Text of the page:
Justice, Sustainability, And Peace. Vandana Shiva believes that peasants should be able to make a living based on access to land, rivers, forests and oceans and that governments must protect the health of these commons for the good of all. This makes her a radical. She also makes complete sense and answers many of my questions about the inequity of the poor. Much of this book is a discussion of the commons and the enclosure laws in England in the 16th century that allowed the commons to be privatized. Critics of Vandana Shiva claim that she is asking for a return to feudalism, but they are not hearing her out. (And besides feudalism guaranteed that the peasants would eat, while privatization guarantees that those without money will starve while taking away access to the land that originally provided them with a livelihood.) Much of the battle of the enclosure laws is waged with words. By claiming that an area of land is a wasteland and is not being used by anyone, this somehow gives private companies the right to buy the land or contract to use it for development purposes. She ferrets out the flaws in the arguments of the opposition ie Richard Epstein in his book "Takings—Private Property and the Power of Eminent Domain". Their position is that government cannot protect natural resources like beaches, streams and other property because it would be a "taking" and therefore the owners must be compensated. This argument, she says, ignores the original taking of these public lands during colonialism, but it also confuses public trust with eminent domain which is virtually the opposite. And finally the public is redefined as a collection of individuals thus the loss of property is calculated based on its higher value to one individual vs each member of the public. Here she has not only explained how things have changed, but what kinds of arguments have influenced far reaching policies and how we have been manipulated into buying into the ideology of privatization over public interests. This is an important concept because it is a cultural battle of words that over time has eliminated the very notion of a public trust. If it were not still going on, this book would just be a historical treatise, but with water rights and clean air and the earth's atmosphere at stake, her arguments serve as the ground floor of resistance. She also debunks the argument that having a commons doesn't work because everyone will abuse it. Not so, she says, as long as everyone can subsist off the land and be self-reliant, the community will work together to insure that no one party takes advantage. Assumptions are being made by free market advocates that have messed with our minds, but her examples show a different picture. She points out the correlation between economic livelihood and the attraction of fundamentalism both here and abroad. When people no longer have a livelihood to identify with and globalization forces upon them a cultural sameness, they are attracted to religion and will vote for issues relating to cultural identity rather than economic identity. This explains why Gay Marriage has the ridiculous political status as a hot button issue when there is so much else at stake. She claims that when enclosure laws allow people a living only by selling their labor (and their bodies I would add) then that encourages a population increase as families feel they need to have more children to bring in more income or to insure that at least one survives to care for them in old age since more die. Her discussion includes the enclosure of intellectual and biological property with Monsanto trying to patent seed species. While governments pass laws that forbid farmers from participating in trade as they have always done, ie: saving their own seeds to sell to other farmers. She explains how governments help out large companies by passing laws inappropriate to small producers, for whom complying to these laws, would put them out of business, ie food packaging laws under the guise of safety. Thus her alliance with Slow Food Nation (she is Vice President) to support local foods and small producers. She talks about how the sustenance economy is not valued on the market because it does not involve paid labor ie;, women's work, home economics, child rearing. Yet such work is how the recognized market can exist. She warns that the market is bent on the exploitation of resources that support the sustenance economy such as clean water, air and land and comments that the only sustainable economy is the sustenance economy because of its built-in feed back loops and community. The market however tends to solve problems by providing solutions of increasing complexity involving more exploitation of resources and more privatization as seen with privatization of water. Getting inside Vandana Shiva's worldview stretches my head, but I really think she gets to the root of global issues and successfully relates how economic juSanitation Continues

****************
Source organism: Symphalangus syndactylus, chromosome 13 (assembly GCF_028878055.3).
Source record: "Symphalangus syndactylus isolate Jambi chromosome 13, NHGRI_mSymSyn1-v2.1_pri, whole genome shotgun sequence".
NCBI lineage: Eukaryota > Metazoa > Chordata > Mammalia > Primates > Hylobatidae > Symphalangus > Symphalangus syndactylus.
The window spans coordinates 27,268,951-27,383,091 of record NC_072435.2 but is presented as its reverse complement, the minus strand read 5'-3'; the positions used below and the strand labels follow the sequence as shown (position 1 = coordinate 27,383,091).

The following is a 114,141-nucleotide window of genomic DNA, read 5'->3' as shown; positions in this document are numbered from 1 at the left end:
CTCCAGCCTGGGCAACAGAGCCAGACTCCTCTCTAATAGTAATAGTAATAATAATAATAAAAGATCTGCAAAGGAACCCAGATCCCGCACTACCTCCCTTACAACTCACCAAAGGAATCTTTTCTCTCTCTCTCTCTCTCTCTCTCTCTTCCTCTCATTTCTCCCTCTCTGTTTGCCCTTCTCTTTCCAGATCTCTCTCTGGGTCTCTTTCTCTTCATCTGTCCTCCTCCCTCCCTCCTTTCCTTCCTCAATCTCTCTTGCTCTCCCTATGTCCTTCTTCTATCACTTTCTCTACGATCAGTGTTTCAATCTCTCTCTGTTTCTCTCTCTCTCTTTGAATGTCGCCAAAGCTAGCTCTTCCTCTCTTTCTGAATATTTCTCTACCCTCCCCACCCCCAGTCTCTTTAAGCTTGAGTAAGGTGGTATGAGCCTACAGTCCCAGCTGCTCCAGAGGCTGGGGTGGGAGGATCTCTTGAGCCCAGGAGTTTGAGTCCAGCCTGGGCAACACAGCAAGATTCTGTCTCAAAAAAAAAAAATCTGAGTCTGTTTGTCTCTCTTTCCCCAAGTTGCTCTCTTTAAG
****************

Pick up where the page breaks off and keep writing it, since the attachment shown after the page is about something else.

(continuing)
My 6.5 gallon glass primary fermenter sanitizing with an iodophor solution. I initially used a caustic solution of bleach water, rinsed, then filled with iodophor solution. It rinses clean, is tasteless, odorless, and doesn't require a final rinse. It doesn't hurt to be extra careful with sanitation when making something you're going to ingest.
Whoever said, "sticks and stones may break your bones, but words will never hurt you" never met an a**hole. Here, you'll find more than 1,200 of the most biting quotes, comments, and comebacks ever uttered, including:See also:
"I would like to take you seriously, but to do so would be an affront to your intelligence." --George Bernard Shaw
"Only two things are infinite, the universe and human stupidity, and I'm not sure about the former." --Albert Einstein
"If they can make penicillin out of moldy bread, they can sure make something out of you." --Muhammed Ali
You won't just find quotes from typical a**holes like Winston Churchill, Joseph Stalin, and Mark Twain, either. You'll also see what happens when practically perfect folks like Walt Disney, Mahatma Ghandi, and Audrey Hepburn lose their cool.
So embrace your dark side and get ready to enjoy every over-confident, over-blown, over-the-top a**hole comment you'll ever need.